In the United States, politicians have been publicly accusing town hall protesters of being paid agitators. For some, the idea of ‘the usual suspects’ at social protests suggests wild-eyed do-gooders who are passionate about a range of causes. For others, an angry mob with no loyalty to any one cause.
Who are ‘the usual suspects’?: Identifying multi-cause protesters
To date, psychological research has largely not grappled with the question of multi-cause protesters. We know people support certain causes because of specific grievances or identities. For example, women exposed to sexism are more likely to be feminist. But it’s not well understood why people engage on multiple fronts of collective action.
Using survey responses from Australians protesting in 2003 anti-Iraq war rallies, we investigated the relationships between an individual’s activist network and their activism across time and causes.
5 reasons people engage in collective action for multiple causes
Our studies highlight five key factors that affect whether an individual would identify as an activist and take action for multiple causes.
When people succeed, or at least believe that success is possible, they feel “we can win, I can help, and we can do this together.” These beliefs transfer across to new causes they believe in.
2. Dispelling the activist myth
People can be critical of activists and some people may be fearful of getting involved in community action because of negative stereotypes. However, unfounded fears fade away after a first experience with community groups. People are ready to do more once they know what they’re signing up for.
3. New knowledge
When taking part in collective action, individuals are exposed to new social and political knowledge and become aware of privilege—something that used to be called “consciousness raising” in the old days. People in one group (e.g., against a local polluter) might teach you about a bigger picture (e.g., the environmental movement), and that will lead to more activism.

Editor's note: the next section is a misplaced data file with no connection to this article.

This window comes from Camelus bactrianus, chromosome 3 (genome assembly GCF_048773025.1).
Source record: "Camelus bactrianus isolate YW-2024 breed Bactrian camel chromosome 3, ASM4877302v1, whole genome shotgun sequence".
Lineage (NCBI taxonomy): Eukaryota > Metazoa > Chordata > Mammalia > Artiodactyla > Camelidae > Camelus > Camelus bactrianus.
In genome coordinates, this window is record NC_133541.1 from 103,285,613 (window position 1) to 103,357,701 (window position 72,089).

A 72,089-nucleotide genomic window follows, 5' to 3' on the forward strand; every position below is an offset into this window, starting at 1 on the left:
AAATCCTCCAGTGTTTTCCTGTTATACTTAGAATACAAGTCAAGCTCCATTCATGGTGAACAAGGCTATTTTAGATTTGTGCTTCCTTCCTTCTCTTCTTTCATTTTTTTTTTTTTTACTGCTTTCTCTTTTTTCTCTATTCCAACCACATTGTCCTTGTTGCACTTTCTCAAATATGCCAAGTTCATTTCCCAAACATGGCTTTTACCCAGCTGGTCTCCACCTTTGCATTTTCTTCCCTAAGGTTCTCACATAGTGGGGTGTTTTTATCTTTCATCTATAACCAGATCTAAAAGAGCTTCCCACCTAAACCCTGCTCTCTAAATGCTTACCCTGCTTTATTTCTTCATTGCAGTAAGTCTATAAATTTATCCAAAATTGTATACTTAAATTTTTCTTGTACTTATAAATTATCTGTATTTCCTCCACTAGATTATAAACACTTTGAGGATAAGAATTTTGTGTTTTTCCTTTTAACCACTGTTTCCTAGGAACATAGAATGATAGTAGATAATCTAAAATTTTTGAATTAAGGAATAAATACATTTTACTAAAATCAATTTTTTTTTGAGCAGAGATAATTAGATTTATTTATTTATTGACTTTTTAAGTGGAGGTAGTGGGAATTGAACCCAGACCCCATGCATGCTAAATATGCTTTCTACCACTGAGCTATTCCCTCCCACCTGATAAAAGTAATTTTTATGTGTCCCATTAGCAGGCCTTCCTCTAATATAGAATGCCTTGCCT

4. Growing trust
The mutual trust and respect that people build up as members of one group can transfer to the other groups and causes those activists support. It is therefore valuable for groups to be internally diverse because their message and the trust associated with it spreads farther into more communities and networks.
5. They were asked
Being directly invited by members of one group to become involved in other groups and causes is a factor increasing multi-cause activism. Being asked is one of the strongest predictors of collective action in any cause!
People won’t take action in new causes if their early experiences are negative
Of course, the flip side of the above are also true. Unrealistic expectations and perceived failure can be demoralising and lead to withdrawal. Scary or violent experiences, information that seems to conflict too much with one’s own political views, and hearing one’s own community or side of politics mocked and put down can be off-putting to new activists. Those factors can prevent people who are exposed to one group from taking on board the bigger networks of causes and actions.
In sum, early experiences in activism determine the degree to which a person identifies as an ‘activist’ and the way their social action spreads across multiple domains of collective action.
We continue to work on this question of spreading activism. I’m currently asking what leads people to disengage, up the ante, or radicalise after success or failure of collective action. Tulsi Achia is studying ally activism and Cassandra Chapman investigates how people choose which charities to support and how donors come to support multiple charitable causes. Finally, Nita Lauren asks how you can graduate people from doing easy forms of sustainable action or environmental activism to more difficult ones.
Stay tuned for our latest findings on how people work to change the world for the better.
Read the full article:
Louis, W. R., Amiot, C. E., Thomas, E. F. & Blackwood, L.M. (2016). The ‘Activist Identity’ and activism across domains: A multiple identities analysis. Journal of Social Issues, 72 (2), 242-263. doi: 10.1111/josi.12165
All researchers in the Social Change Lab contribute to the "Do Good" blog. Click the author's name at the bottom of any post to learn more about their research or get in touch.